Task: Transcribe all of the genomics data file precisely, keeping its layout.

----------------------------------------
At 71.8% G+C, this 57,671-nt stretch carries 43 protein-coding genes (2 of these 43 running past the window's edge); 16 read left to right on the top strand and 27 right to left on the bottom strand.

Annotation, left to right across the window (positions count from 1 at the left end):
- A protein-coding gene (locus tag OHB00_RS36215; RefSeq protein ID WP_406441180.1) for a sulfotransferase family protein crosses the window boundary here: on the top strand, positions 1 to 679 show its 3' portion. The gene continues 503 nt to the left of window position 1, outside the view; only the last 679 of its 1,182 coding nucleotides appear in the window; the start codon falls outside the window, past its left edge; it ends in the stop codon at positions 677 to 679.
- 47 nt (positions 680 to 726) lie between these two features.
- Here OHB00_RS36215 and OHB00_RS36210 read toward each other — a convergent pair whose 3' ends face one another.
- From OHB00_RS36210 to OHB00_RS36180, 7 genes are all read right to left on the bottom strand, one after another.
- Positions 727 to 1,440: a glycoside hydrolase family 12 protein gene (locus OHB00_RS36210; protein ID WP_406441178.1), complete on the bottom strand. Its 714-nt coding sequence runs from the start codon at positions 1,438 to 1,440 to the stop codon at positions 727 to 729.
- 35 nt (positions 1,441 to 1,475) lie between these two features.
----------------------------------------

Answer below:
At 71.8% G+C, this 57,671-nt stretch carries 43 protein-coding genes (2 of these 43 running past the window's edge); 16 read left to right on the top strand and 27 right to left on the bottom strand.

Annotation, left to right across the window (positions count from 1 at the left end):
- A protein-coding gene (locus tag OHB00_RS36215; RefSeq protein ID WP_406441180.1) for a sulfotransferase family protein crosses the window boundary here: on the top strand, positions 1 to 679 show its 3' portion. The gene continues 503 nt to the left of window position 1, outside the view; only the last 679 of its 1,182 coding nucleotides appear in the window; the start codon falls outside the window, past its left edge; it ends in the stop codon at positions 677 to 679.
- 47 nt (positions 680 to 726) lie between these two features.
- Here OHB00_RS36215 and OHB00_RS36210 read toward each other — a convergent pair whose 3' ends face one another.
- From OHB00_RS36210 to OHB00_RS36180, 7 genes are all read right to left on the bottom strand, one after another.
- Positions 727 to 1,440: a glycoside hydrolase family 12 protein gene (locus OHB00_RS36210; protein ID WP_406441178.1), complete on the bottom strand. Its 714-nt coding sequence runs from the start codon at positions 1,438 to 1,440 to the stop codon at positions 727 to 729.
- 35 nt (positions 1,441 to 1,475) lie between these two features.